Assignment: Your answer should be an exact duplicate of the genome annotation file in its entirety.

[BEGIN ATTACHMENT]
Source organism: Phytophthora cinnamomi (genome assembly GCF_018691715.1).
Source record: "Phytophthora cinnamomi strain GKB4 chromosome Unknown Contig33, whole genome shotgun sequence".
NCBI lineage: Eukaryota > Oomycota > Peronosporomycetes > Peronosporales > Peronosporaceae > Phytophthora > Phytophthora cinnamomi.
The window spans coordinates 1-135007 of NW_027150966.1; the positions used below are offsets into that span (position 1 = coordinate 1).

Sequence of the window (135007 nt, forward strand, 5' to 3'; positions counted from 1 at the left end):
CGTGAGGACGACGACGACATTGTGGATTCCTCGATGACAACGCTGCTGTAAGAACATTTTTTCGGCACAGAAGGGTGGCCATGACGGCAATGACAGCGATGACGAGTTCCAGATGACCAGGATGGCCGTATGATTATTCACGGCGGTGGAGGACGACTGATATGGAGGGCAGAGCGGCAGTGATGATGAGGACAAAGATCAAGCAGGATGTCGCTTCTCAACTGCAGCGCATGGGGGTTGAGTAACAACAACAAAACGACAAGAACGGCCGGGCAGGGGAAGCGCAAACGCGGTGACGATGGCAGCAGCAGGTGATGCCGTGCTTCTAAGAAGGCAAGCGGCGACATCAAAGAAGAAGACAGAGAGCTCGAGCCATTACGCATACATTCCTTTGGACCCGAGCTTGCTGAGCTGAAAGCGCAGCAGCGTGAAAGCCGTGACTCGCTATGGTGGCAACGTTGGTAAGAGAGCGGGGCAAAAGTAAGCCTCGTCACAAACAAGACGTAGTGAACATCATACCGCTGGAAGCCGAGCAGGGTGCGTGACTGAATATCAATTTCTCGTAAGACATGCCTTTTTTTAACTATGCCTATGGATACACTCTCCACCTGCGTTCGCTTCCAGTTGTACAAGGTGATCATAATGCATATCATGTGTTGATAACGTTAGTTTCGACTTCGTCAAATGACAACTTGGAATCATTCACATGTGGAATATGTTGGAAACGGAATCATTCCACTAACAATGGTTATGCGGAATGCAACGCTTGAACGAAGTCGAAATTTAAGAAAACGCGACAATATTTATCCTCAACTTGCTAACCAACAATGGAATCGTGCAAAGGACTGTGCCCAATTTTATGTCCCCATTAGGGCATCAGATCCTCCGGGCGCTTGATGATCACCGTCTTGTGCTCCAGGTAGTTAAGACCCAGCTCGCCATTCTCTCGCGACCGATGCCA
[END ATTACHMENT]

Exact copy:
Source organism: Phytophthora cinnamomi (genome assembly GCF_018691715.1).
Source record: "Phytophthora cinnamomi strain GKB4 chromosome Unknown Contig33, whole genome shotgun sequence".
NCBI lineage: Eukaryota > Oomycota > Peronosporomycetes > Peronosporales > Peronosporaceae > Phytophthora > Phytophthora cinnamomi.
The window spans coordinates 1-135007 of NW_027150966.1; the positions used below are offsets into that span (position 1 = coordinate 1).

Sequence of the window (135007 nt, forward strand, 5' to 3'; positions counted from 1 at the left end):
CGTGAGGACGACGACGACATTGTGGATTCCTCGATGACAACGCTGCTGTAAGAACATTTTTTCGGCACAGAAGGGTGGCCATGACGGCAATGACAGCGATGACGAGTTCCAGATGACCAGGATGGCCGTATGATTATTCACGGCGGTGGAGGACGACTGATATGGAGGGCAGAGCGGCAGTGATGATGAGGACAAAGATCAAGCAGGATGTCGCTTCTCAACTGCAGCGCATGGGGGTTGAGTAACAACAACAAAACGACAAGAACGGCCGGGCAGGGGAAGCGCAAACGCGGTGACGATGGCAGCAGCAGGTGATGCCGTGCTTCTAAGAAGGCAAGCGGCGACATCAAAGAAGAAGACAGAGAGCTCGAGCCATTACGCATACATTCCTTTGGACCCGAGCTTGCTGAGCTGAAAGCGCAGCAGCGTGAAAGCCGTGACTCGCTATGGTGGCAACGTTGGTAAGAGAGCGGGGCAAAAGTAAGCCTCGTCACAAACAAGACGTAGTGAACATCATACCGCTGGAAGCCGAGCAGGGTGCGTGACTGAATATCAATTTCTCGTAAGACATGCCTTTTTTTAACTATGCCTATGGATACACTCTCCACCTGCGTTCGCTTCCAGTTGTACAAGGTGATCATAATGCATATCATGTGTTGATAACGTTAGTTTCGACTTCGTCAAATGACAACTTGGAATCATTCACATGTGGAATATGTTGGAAACGGAATCATTCCACTAACAATGGTTATGCGGAATGCAACGCTTGAACGAAGTCGAAATTTAAGAAAACGCGACAATATTTATCCTCAACTTGCTAACCAACAATGGAATCGTGCAAAGGACTGTGCCCAATTTTATGTCCCCATTAGGGCATCAGATCCTCCGGGCGCTTGATGATCACCGTCTTGTGCTCCAGGTAGTTAAGACCCAGCTCGCCATTCTCTCGCGACCGATGCCA